At the start of the American Civil War, Omohundro attempted to join his older brother, Orville, in the Confederate Army. He was twice refused for his age, but was allowed to serve as a courier at the headquarters of the Virginia Militia under Major General John B. Floyd. Because of his youth and knowledge of the countryside he became known as the "Boy Scout of the Confederacy". In February 1864, at the age of 17, he successfully enlisted as a private in Company G of the 5th Virginia Cavalry, part of the Army of Northern Virginia, and was soon serving directly in General J.E.B. Stuart's command as a courier and scout. At the Battle of Yellow Tavern he delivered a scouting report to J.E.B. Stuart only minutes before the General was killed in battle. During the Battle of Trevilian Station, Omohundro was wounded and admitted to the Confederate States General Hospital in Charlottesville on June 20, 1864. After recovering from his injuries, and a short leave home, he returned to his Company and scouted under the command of General 

John Baker Omohundro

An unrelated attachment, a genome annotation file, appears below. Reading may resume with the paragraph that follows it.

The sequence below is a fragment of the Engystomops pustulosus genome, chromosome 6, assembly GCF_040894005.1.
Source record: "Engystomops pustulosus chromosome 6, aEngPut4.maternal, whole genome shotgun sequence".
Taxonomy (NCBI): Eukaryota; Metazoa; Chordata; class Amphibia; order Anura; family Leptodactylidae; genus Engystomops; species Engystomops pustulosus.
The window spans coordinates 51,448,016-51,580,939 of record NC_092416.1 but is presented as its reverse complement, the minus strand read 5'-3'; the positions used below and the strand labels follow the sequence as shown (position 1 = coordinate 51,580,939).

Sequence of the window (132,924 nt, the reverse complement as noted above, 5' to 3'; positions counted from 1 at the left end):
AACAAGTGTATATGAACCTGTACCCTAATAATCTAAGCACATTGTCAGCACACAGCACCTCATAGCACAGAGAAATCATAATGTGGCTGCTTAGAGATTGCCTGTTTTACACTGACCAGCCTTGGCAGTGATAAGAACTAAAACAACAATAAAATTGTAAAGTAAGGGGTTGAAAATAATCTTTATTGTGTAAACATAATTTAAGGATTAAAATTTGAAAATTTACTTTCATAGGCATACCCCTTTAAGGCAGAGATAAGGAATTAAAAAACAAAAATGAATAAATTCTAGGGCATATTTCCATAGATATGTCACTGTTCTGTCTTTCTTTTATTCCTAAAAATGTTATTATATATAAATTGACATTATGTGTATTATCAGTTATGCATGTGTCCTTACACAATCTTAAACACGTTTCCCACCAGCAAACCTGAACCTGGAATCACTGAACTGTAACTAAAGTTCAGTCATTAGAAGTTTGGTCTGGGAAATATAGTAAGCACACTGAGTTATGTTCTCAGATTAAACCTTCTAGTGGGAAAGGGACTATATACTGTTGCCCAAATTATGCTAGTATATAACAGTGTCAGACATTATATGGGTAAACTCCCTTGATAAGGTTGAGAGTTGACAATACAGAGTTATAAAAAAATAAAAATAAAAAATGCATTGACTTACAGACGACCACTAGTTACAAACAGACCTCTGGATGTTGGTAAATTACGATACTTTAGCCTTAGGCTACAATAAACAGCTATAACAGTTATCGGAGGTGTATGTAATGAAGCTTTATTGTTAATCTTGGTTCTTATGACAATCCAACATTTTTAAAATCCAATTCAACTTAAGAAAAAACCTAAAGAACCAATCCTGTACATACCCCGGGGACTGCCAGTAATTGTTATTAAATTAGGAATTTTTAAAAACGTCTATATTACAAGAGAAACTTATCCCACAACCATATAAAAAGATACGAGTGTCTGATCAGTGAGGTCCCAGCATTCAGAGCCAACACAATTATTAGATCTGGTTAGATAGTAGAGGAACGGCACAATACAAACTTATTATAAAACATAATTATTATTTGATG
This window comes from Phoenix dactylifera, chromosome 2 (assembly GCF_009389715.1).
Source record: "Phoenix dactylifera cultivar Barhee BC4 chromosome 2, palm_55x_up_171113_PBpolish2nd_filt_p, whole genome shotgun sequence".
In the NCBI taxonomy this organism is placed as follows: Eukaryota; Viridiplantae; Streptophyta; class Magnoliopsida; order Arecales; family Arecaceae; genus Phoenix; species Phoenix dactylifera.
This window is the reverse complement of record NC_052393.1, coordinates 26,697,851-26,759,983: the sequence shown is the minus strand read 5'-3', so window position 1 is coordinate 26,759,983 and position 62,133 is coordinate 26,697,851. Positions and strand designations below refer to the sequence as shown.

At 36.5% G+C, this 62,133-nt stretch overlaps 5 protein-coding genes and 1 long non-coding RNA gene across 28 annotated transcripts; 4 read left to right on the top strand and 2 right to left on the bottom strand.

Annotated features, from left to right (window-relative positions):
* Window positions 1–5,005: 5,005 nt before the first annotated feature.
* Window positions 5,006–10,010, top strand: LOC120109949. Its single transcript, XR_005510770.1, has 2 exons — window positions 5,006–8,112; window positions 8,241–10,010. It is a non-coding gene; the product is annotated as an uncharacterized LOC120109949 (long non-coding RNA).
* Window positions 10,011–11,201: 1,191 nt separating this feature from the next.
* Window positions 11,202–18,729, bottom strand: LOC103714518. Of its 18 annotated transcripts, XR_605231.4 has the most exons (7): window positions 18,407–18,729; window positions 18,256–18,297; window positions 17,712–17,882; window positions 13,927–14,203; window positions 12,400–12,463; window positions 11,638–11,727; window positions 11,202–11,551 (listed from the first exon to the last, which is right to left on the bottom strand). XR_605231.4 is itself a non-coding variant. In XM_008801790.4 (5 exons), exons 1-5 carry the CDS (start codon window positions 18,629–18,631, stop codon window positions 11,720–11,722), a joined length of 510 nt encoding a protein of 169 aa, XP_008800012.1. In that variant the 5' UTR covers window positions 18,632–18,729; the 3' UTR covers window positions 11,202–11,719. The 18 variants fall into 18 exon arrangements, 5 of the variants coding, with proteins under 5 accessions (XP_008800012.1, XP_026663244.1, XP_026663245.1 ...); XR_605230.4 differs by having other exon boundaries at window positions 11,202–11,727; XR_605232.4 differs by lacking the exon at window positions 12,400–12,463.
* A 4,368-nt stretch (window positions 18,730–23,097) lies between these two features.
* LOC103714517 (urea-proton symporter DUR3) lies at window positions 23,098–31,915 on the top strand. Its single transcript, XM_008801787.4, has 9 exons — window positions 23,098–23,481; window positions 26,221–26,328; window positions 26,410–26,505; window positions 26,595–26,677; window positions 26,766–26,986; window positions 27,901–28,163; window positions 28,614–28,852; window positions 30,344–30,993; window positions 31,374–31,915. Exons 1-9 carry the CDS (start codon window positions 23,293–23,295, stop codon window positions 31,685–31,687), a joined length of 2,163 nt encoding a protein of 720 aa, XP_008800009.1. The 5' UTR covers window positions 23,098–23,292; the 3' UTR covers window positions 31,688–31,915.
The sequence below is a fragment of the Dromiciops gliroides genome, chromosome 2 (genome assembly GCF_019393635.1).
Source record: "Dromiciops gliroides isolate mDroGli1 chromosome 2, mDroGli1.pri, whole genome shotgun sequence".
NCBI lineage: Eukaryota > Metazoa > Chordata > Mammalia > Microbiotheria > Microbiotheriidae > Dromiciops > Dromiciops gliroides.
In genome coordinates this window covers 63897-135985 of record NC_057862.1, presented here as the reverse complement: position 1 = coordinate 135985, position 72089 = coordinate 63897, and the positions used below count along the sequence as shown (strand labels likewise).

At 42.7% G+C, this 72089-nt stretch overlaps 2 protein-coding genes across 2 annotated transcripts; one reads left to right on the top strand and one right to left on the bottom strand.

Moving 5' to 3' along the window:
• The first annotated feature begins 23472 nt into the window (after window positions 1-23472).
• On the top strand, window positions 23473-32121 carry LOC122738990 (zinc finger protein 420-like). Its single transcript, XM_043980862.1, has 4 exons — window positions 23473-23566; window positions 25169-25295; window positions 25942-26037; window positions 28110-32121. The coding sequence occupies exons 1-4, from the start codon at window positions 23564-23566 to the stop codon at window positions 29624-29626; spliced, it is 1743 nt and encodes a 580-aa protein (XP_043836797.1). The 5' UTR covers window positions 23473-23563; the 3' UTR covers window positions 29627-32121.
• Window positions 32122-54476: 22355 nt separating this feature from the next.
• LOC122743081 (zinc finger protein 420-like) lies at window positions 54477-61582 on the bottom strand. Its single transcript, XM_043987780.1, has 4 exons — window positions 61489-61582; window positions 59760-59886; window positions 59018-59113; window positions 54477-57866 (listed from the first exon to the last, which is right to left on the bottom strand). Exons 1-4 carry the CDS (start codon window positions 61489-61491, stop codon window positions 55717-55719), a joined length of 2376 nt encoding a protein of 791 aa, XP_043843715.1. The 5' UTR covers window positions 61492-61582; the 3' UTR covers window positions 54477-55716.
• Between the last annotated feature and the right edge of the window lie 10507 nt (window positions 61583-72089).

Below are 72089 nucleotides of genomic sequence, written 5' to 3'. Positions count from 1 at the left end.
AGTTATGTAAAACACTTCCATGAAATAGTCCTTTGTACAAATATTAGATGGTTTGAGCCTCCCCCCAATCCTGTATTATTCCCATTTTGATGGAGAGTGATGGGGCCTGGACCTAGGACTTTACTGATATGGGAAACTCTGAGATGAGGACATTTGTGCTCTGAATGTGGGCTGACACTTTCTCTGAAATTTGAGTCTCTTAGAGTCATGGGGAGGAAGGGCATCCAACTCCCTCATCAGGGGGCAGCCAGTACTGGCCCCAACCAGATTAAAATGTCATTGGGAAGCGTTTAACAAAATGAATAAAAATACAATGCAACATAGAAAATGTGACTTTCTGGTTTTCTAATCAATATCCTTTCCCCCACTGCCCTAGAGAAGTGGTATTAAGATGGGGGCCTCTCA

July 26, 1846
Lunsford Lomax. Following the Third Battle of Winchester, the 5th Virginia Cavalry was consolidated with the 15th Virginia Cavalry, where Omohundro scouted under General Fitzhugh Lee during the last months of the war.
Cowboy, hunting, and scouting career

After the Civil War, Omohundro left Virginia at age 19 for Florida. After a short time he moved on to Texas, arriving at the Taylor Ranch near Brazos, where he began working as a cowboy participating in cattle drives, notably on the Chisholm Trail. After one drive across Arkansas to a meat-poor Tennessee, he was given nickname "Texas Jack" by the locals. On another drive, Omohundro found a five-year-old boy orphaned after a Native American raid killed his family. He brought the boy to safety in Fort Worth, and the boy later took the name Texas Jack Jr. in homage, going on to run the Texas Jack's Wild West Show and Circus in 1903 in South Africa.